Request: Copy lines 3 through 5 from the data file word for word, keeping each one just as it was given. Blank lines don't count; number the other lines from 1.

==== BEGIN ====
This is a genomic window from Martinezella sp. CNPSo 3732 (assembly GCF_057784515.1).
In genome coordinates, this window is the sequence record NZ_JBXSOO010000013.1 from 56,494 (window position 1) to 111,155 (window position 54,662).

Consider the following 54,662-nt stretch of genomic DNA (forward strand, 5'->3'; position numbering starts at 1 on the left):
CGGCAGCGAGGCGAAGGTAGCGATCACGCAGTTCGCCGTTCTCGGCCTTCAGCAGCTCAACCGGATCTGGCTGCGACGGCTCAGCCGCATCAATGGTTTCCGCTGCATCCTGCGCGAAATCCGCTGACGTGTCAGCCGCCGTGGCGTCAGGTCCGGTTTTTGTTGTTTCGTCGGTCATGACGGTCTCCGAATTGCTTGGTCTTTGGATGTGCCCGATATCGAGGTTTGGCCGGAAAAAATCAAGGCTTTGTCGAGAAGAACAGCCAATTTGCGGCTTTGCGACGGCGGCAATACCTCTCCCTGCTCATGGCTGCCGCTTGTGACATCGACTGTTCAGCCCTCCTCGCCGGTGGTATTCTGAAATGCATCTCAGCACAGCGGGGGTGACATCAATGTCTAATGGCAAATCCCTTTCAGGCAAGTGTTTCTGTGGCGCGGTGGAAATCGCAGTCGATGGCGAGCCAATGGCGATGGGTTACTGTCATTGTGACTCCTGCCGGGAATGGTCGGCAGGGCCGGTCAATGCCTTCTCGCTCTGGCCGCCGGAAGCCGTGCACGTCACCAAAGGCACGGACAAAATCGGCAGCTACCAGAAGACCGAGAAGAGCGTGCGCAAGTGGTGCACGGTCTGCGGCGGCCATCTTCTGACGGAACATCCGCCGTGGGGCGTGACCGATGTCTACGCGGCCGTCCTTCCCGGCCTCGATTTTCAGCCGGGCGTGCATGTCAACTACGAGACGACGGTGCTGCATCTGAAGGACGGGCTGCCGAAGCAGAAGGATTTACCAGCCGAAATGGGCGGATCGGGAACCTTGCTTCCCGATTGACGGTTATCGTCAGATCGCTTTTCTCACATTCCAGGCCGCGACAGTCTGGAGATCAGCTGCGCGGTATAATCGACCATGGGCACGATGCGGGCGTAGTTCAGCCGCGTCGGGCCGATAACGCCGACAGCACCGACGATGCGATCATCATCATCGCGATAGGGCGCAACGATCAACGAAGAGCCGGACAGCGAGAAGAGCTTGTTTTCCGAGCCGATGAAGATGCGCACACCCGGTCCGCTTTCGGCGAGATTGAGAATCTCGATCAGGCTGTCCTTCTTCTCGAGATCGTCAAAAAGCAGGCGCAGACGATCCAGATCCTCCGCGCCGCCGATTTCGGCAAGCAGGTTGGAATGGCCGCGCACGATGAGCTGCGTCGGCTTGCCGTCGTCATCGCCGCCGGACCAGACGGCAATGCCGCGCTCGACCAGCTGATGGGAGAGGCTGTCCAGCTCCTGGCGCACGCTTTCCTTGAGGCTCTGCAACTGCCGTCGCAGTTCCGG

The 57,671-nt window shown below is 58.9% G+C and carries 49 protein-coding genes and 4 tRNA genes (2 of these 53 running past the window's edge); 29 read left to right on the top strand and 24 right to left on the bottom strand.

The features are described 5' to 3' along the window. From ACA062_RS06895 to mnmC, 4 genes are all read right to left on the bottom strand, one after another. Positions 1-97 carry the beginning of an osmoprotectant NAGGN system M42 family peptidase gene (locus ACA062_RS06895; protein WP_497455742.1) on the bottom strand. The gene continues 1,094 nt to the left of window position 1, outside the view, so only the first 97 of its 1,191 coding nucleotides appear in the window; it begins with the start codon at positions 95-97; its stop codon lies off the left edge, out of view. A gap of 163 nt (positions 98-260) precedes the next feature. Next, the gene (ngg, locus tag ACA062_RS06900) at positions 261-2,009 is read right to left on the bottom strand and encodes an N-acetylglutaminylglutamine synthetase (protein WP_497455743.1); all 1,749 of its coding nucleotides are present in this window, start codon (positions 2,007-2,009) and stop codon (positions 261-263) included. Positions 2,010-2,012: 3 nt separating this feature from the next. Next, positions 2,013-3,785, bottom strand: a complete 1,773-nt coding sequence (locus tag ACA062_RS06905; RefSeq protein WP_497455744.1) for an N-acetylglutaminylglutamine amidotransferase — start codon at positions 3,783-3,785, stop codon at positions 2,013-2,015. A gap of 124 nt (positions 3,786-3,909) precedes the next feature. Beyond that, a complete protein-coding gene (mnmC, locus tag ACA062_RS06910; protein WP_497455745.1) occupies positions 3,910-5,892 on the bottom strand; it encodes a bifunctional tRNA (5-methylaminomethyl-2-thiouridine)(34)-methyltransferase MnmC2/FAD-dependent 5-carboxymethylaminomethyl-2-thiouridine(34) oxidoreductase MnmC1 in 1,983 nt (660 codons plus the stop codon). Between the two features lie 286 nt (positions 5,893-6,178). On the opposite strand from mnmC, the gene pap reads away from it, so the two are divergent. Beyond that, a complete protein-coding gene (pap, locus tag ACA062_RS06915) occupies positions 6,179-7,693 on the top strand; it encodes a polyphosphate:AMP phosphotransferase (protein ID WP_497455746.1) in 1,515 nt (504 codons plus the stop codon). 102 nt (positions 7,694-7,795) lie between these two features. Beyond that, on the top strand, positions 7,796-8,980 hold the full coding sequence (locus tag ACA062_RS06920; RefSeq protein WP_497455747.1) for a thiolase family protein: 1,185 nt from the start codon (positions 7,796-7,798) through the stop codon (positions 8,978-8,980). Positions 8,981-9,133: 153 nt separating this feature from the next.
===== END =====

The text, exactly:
Consider the following 54,662-nt stretch of genomic DNA (forward strand, 5'->3'; position numbering starts at 1 on the left):
CGGCAGCGAGGCGAAGGTAGCGATCACGCAGTTCGCCGTTCTCGGCCTTCAGCAGCTCAACCGGATCTGGCTGCGACGGCTCAGCCGCATCAATGGTTTCCGCTGCATCCTGCGCGAAATCCGCTGACGTGTCAGCCGCCGTGGCGTCAGGTCCGGTTTTTGTTGTTTCGTCGGTCATGACGGTCTCCGAATTGCTTGGTCTTTGGATGTGCCCGATATCGAGGTTTGGCCGGAAAAAATCAAGGCTTTGTCGAGAAGAACAGCCAATTTGCGGCTTTGCGACGGCGGCAATACCTCTCCCTGCTCATGGCTGCCGCTTGTGACATCGACTGTTCAGCCCTCCTCGCCGGTGGTATTCTGAAATGCATCTCAGCACAGCGGGGGTGACATCAATGTCTAATGGCAAATCCCTTTCAGGCAAGTGTTTCTGTGGCGCGGTGGAAATCGCAGTCGATGGCGAGCCAATGGCGATGGGTTACTGTCATTGTGACTCCTGCCGGGAATGGTCGGCAGGGCCGGTCAATGCCTTCTCGCTCTGGCCGCCGGAAGCCGTGCACGTCACCAAAGGCACGGACAAAATCGGCAGCTACCAGAAGACCGAGAAGAGCGTGCGCAAGTGGTGCACGGTCTGCGGCGGCCATCTTCTGACGGAACATCCGCCGTGGGGCGTGACCGATGTCTACGCGGCCGTCCTTCCCGGCCTCGATTTTCAGCCGGGCGTGCATGTCAACTACGAGACGACGGTGCTGCATCTGAAGGACGGGCTGCCGAAGCAGAAGGATTTACCAGCCGAAATGGGCGGATCGGGAACCTTGCTTCCCGATTGACGGTTATCGTCAGATCGCTTTTCTCACATTCCAGGCCGCGACAGTCTGGAGATCAGCTGCGCGGTATAATCGACCATGGGCACGATGCGGGCGTAGTTCAGCCGCGTCGGGCCGATAACGCCGACAGCACCGACGATGCGATCATCATCATCGCGATAGGGCGCAACGATCAACGAAGAGCCGGACAGCGAGAAGAGCTTGTTTTCCGAGCCGATGAAGATGCGCACACCCGGTCCGCTTTCGGCGAGATTGAGAATCTCGATCAGGCTGTCCTTCTTCTCGAGATCGTCAAAAAGCAGGCGCAGACGATCCAGATCCTCCGCGCCGCCGATTTCGGCAAGCAGGTTGGAATGGCCGCGCACGATGAGCTGCGTCGGCTTGCCGTCGTCATCGCCGCCGGACCAGACGGCAATGCCGCGCTCGACCAGCTGATGGGAGAGGCTGTCCAGCTCCTGGCGCACGCTTTCCTTGAGGCTCTGCAACTGCCGTCGCAGTTCCGG

The 57,671-nt window shown below is 58.9% G+C and carries 49 protein-coding genes and 4 tRNA genes (2 of these 53 running past the window's edge); 29 read left to right on the top strand and 24 right to left on the bottom strand.